Keynote Talks 专题演讲
Insights and Innovation from Languages for the Professions and Academic Purposes
Christine Uber Grosse
Professor Emeritus, Thunderbird, Arizona State University
This talk discusses recent insights and innovations that have emerged from the fields of languages for the professions and academic purposes around the world. Globalization has impacted higher education, and led to rising demand for proficiency in other languages, cultural understanding, and country knowledge. Global accrediting bodies for professional schools such as business, engineering, medicine, and law encourage member institutions to internationalize their curriculum through coursework, content, and international experiences. Universities also recognize the value of instruction in language for academic purposes to help students succeed in their degree programs.
The speaker also explores the innovations that languages for the professions bring to professional schools and modern language departments. These include an interdisciplinary approach, emphasis on cultural literacy, reliance on digital materials, increased use of AI and technology, as well as greater exposure to international experiences such as study travel, service learning, and internships.
In conclusion, faculty who teach languages for the professions and academic purposes are finding new inspiration in opportunities for professional development, research, travel, networking, and mentoring. For their contribution to internationalizing professional schools and the university, they deserve support and recognition from their higher education and government agencies.
Grosse Keynote Powerpoint presentation
Why Should We Seriously Consider Teaching Chinese for Specific Purposes?
James Dean Brown
University of Hawai‘i at Mānoa
This speech will explore why we should seriously consider teaching Chinese for specific purposes (CSP). I will first address the significance of language for specific purposes (LSP) in the field of second/foreign language education by: reviewing the history of LSP in English and other Western languages; explaining how communicative language teaching and learning inevitably rely on needs analysis (one way of finding a purpose); and then discussing the expanding breadth of research and practice in LSP (i.e., it is NOT a narrow field that a field only serves limited audience). Second, I will reflect briefly on the status of Chinese as a “less commonly taught language” in the US and how long that may remain the case: including why we teach Chinese; why teaching Chinese for no obvious purpose (CNOP?) is pointless; and how teaching Chinese for literature purposes serves only a very narrow audience (of future Chinese majors and graduate students), but also discourages others who study Chinese for other purposes. After considering why people study Chinese (for global or more local purposes) and how daunting language learning actually is, I will clarify how teaching CSP can provide narrower, more practical, and realistically attainable goals.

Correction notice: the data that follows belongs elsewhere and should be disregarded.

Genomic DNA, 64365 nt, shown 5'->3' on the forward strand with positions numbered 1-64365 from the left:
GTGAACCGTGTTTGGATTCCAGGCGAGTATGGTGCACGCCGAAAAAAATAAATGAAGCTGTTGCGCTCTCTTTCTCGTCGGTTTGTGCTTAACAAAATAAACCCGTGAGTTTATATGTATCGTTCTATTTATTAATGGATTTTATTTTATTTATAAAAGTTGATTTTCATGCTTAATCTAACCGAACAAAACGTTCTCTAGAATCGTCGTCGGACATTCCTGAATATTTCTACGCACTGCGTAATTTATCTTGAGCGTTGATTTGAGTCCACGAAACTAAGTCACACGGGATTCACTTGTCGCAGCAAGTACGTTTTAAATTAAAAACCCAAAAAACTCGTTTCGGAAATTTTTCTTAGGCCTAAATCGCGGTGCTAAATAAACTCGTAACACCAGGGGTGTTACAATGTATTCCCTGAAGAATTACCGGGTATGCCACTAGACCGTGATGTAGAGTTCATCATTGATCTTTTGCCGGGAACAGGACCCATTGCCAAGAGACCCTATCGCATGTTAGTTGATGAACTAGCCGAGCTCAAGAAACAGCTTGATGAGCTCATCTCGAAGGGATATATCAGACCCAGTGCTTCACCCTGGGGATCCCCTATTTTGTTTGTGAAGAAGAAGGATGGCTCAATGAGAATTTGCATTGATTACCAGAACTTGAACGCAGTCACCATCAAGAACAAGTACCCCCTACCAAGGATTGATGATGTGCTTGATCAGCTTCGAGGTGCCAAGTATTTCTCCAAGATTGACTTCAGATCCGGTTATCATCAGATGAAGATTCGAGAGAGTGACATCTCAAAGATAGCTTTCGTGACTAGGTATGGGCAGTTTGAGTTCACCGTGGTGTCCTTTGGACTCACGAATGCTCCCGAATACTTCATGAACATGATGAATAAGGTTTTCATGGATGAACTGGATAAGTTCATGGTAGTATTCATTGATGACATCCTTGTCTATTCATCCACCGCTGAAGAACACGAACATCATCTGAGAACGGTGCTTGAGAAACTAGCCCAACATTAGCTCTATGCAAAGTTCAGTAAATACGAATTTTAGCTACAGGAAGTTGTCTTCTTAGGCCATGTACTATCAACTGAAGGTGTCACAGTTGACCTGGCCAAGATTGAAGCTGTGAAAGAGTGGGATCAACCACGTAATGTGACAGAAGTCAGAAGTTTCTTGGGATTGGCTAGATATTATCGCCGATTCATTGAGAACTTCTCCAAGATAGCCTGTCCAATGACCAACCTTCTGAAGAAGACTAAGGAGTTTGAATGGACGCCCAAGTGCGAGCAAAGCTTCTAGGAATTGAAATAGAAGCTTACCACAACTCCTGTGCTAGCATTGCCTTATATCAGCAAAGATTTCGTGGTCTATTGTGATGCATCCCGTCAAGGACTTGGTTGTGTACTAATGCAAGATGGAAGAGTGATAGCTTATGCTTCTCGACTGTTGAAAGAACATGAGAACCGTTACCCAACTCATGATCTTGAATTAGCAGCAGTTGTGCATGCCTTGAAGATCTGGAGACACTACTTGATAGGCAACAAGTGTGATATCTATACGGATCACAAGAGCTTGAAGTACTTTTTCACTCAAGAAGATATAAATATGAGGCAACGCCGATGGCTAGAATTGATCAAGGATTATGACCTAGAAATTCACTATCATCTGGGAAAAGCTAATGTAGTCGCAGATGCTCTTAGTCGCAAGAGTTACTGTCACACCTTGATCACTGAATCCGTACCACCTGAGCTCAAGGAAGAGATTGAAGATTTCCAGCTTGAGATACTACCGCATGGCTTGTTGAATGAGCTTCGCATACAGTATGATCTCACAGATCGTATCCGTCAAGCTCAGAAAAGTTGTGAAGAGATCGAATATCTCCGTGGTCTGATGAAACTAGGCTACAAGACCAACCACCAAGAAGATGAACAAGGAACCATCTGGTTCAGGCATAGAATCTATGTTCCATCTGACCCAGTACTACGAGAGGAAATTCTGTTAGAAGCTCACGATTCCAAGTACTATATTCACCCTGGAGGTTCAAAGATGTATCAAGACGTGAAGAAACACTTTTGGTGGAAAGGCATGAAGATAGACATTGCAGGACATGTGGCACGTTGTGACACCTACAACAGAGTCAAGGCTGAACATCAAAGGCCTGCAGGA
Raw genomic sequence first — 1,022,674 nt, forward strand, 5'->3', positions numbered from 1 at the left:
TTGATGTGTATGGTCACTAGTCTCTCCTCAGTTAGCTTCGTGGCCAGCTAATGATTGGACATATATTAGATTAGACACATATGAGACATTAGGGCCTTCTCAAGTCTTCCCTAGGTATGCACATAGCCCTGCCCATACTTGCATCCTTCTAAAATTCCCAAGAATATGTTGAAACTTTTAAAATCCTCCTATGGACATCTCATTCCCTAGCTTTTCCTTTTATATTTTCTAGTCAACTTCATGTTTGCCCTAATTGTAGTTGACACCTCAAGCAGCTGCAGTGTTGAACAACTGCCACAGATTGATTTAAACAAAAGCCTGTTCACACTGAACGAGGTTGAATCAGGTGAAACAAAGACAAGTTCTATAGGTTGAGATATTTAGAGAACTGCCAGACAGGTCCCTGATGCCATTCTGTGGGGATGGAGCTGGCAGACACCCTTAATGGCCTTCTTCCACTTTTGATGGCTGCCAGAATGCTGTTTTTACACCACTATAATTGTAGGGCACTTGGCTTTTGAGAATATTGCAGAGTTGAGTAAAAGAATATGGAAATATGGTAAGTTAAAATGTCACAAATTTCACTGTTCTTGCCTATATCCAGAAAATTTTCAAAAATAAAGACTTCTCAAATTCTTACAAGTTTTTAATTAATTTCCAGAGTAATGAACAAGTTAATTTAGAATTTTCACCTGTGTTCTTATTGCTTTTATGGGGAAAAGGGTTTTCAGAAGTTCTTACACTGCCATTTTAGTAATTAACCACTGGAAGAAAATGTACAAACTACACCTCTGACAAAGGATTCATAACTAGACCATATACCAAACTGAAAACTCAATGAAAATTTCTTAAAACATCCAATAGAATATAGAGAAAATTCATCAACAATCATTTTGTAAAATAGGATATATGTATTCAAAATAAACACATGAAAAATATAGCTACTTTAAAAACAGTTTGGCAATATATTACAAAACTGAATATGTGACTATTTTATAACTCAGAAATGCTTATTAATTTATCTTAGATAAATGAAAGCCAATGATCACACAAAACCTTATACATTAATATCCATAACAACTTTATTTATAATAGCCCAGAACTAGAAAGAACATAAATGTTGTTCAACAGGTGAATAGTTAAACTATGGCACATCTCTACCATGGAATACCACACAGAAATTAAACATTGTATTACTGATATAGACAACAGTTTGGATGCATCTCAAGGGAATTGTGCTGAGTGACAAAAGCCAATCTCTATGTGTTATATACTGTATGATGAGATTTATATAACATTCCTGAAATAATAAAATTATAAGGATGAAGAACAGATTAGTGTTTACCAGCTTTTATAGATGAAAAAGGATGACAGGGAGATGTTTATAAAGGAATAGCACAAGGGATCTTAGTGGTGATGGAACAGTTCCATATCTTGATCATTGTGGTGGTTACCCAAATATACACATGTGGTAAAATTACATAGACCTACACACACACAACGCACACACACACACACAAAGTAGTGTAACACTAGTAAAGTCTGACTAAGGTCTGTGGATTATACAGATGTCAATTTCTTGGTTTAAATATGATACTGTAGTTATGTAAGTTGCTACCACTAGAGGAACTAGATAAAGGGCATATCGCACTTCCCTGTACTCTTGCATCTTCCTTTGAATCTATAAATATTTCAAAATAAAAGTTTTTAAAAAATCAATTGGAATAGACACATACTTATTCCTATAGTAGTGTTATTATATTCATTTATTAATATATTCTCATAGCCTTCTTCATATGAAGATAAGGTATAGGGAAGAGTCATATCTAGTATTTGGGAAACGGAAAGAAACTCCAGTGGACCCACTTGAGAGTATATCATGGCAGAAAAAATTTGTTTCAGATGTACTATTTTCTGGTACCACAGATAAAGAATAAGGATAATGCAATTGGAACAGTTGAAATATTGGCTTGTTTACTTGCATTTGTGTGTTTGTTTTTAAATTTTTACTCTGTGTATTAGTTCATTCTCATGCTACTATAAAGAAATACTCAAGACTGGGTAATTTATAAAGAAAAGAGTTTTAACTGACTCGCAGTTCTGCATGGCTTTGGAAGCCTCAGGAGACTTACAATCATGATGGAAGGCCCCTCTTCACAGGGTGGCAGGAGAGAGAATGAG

Language Arts and Chinese for Specific Purposes
The Hong Kong Polytechnic University
Language Arts by definition is the study and improvement of the arts of language, especially in terms of the understanding of language in different genres and the effective use of language for different purposes, including persuasion and expression. Language arts and language for specific purposes are closely related by this definition. However, past studies on language for specific purposes, especially in the Chinese context, rarely touch upon language arts. In this talk, based on and extended from the chapter on linguistic devices for Chinese language arts in Routledge Handbook of Chinese Applied Linguistics (Huang et al. 2018), I will introduce a few aspects of Chinese language arts that are useful in the study and learning of Chinese for specific purposes. In particular, I will start with the regular polysemy and how such polysemy can be used as signature of language for specific purposes, e.g. the fact that the term ‘rose’ can refer to the flower with or without the stem, petals, the plant, or the extracted essential oil, among others. I will then introduce puns and euphemism involving different linguistic levels from character to code switching and their use in different specific domains. Lastly, I will introduce other linguistic devices that can also be involved in the language arts for specific purposes including but not limited to choices of function words, calque (translation-transliteration), suoxie abbreviation, haplology, and alphabetic words. It is hoped that by increasing awareness of linguistic devices for language arts, new perspectives and insights can be introduced to the study of Chinese for specific purposes.
Academic Chinese Corpora: Construction and Applications
University of California, Los Angeles (UCLA)
The past several decades of research in Chinese applied linguistics have seen rapid developments in corpus infrastructure building and exploitation. However, one area in which systematic research is still lacking involves academic Chinese. In this talk, I describe the construction of written academic Chinese corpora at UCLA and partner institutions and report preliminary results of research based on these corpora as well as their pedagogical applications in developing teaching materials for advanced Chinese language learning. Theoretical and practical issues in academic Chinese and the role of corpora in academic language pedagogy are discussed.